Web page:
This collection of old Indian pictures are of Chief Sitting Bull (Tatanka Iyotanka), an important historical leader of the Hunkpapa band of Lakota Sioux Indians. Sitting Bull pictures Sitting Bull ( Tatanka Iyotanka ) ( Tribe : Hunkpapa ( Lakota/Sioux)Sitting … Continue reading
Unangan (Aleut) Heritage
Several thousand years ago, before European explorers discovered the shores of the Aleutian Islands, they were inhabited by the “Unangas” (Aleut people).
Alaska Northwest Coast Cultures
The Eyak, Tlingit, Haida and Tsimshian share a common and similar Northwest Coast Culture with important differences in language and clan system.
Most of Georgia was home to the Creek Confederacy
Prior to the early 18th Century, most of Georgia was home to American Indians belonging to a southeastern alliance known as the Creek Confederacy. Today’s Creek Nation, also known as the Muskogee, were the major tribe in that alliance.
Culture and organization of the Tlingit Indians
The Tlingit are a tribe, people and culture that are indigenous to the United States. They have owned and occupied Southeast Alaska since time immemorial. They are a federally recognized region-wide tribe under the Central Council of Tlingit and Haida Indian Tribes of Alaska. In addition, thirteen Tlingit communities within the Southeast region are federally recognized as distinct tribes. The regional Sealaska Corporation and twelve communities are also organized as Alaska Native village and urban corporations under the Alaska Native Claims Settlement Act of 1971.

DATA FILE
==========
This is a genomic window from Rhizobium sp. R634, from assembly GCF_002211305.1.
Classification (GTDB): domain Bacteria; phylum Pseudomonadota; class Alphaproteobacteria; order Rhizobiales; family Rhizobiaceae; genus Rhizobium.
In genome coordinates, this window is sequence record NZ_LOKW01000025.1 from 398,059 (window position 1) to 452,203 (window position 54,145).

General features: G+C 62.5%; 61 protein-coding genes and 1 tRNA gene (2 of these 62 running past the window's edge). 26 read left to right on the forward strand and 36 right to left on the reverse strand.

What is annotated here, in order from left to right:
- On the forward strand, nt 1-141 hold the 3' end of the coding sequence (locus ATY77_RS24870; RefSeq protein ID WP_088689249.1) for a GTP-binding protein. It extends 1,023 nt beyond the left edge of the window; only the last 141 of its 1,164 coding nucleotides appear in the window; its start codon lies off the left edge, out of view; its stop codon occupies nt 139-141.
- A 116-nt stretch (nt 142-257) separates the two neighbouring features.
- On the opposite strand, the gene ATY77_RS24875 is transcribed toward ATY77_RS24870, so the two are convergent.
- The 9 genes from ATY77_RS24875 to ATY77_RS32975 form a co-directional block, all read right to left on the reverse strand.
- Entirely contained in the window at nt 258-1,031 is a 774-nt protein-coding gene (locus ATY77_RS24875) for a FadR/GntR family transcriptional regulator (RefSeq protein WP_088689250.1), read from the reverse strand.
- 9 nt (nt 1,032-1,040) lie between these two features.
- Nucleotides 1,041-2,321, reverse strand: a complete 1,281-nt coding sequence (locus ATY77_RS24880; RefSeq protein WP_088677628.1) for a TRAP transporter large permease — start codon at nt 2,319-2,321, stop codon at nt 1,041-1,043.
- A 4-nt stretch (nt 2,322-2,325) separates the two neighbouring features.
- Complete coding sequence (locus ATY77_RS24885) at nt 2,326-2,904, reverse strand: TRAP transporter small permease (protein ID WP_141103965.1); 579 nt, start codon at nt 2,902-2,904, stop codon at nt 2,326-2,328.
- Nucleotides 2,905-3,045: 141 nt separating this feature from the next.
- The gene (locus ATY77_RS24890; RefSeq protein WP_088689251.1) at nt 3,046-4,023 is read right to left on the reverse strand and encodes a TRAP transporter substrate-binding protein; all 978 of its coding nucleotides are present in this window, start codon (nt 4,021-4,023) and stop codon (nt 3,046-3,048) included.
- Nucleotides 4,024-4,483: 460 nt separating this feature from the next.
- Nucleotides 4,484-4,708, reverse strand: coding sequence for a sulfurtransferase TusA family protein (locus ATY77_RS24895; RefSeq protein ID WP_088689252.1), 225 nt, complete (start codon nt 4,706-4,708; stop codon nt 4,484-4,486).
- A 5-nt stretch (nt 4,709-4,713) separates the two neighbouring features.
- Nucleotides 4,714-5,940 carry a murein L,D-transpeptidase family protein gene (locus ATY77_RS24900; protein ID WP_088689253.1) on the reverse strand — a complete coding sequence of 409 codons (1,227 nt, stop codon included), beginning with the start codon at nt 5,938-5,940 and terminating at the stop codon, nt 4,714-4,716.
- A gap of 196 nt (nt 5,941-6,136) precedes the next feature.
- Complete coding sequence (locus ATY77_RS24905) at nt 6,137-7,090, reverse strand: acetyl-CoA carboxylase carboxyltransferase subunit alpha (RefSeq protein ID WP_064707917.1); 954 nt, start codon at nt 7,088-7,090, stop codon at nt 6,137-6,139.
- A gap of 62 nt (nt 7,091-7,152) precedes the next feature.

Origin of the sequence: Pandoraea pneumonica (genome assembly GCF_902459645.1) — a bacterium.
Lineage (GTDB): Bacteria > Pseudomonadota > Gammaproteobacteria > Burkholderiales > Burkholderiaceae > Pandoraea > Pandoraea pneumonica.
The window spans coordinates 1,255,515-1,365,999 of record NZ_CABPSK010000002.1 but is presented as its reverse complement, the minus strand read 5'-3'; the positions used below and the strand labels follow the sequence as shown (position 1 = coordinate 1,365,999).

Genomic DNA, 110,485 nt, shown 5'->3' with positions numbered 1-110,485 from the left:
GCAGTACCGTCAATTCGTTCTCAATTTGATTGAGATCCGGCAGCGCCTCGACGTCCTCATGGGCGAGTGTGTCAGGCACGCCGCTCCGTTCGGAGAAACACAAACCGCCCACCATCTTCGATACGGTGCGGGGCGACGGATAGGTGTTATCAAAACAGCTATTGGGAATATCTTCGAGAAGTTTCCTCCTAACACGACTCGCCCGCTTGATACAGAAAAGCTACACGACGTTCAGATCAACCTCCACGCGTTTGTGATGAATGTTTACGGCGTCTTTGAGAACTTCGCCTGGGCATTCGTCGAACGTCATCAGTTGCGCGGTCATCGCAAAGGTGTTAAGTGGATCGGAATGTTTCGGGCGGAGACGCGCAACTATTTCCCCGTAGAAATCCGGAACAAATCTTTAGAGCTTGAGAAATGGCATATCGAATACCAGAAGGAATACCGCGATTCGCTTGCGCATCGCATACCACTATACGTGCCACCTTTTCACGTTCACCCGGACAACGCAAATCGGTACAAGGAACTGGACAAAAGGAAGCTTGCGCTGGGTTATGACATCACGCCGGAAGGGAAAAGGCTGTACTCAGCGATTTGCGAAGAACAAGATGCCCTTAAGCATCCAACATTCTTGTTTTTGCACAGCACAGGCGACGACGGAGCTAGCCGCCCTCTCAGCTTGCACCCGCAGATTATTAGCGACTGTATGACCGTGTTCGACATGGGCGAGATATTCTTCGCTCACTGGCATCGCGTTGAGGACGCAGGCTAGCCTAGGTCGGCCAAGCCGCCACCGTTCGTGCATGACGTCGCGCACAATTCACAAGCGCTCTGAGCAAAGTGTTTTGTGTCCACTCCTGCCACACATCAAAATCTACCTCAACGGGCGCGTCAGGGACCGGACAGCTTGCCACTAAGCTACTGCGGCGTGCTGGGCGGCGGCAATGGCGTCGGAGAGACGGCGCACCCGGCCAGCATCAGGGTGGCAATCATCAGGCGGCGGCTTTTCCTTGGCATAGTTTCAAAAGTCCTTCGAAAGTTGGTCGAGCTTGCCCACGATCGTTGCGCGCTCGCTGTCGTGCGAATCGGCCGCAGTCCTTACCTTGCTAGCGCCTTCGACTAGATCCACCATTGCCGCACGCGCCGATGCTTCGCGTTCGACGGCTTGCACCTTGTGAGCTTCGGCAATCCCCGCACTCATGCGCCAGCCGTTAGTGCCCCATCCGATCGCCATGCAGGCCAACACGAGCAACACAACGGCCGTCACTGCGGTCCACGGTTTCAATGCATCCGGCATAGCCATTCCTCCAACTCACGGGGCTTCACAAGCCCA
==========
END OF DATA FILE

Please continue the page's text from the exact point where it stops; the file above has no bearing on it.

Accohannock Indian Tribe
The Accohannock Indian Tribe was originally a sub-tribe of the Powhatan Nation. The Accohannock Indian Tribe is one of the oldest historical tribes in Maryland.
The Shawnee marriage dance
Allan W. Eckert, describing the marriage of Blue Jacket and Wabethe, gives this explanation of the Shawnee marriage dance. The marriage dance was held in late evening, while onlookers took seats on the ground in a broad oval before a … Continue reading
Who were the Algonquian and who are they now?
This article contains a list of links to more information on each of the tribes included in the Algonquian language group.
Many people mistakenly believe that Algonquian is the name of a specific tribe. While there is a loose confederation of Algonquin Nations in Canada, algonquian is actually a language group which includes many tribes who speak a related language which contains several dialects and many variations that stemmed from one once common language.
At Rosebud a proud buffalo nation carries on
Origin stories tell of life beginning for the Lakota in a cave that is located in what is now Wind Cave National Park on the southern edge of the Black Hills of South Dakota.
The people emerged from the cave to join their relatives the Pte or buffalo, which were to assist the people by sustaining life and providing shelter, clothing and tools.
Hualapai’s of the Twenty first century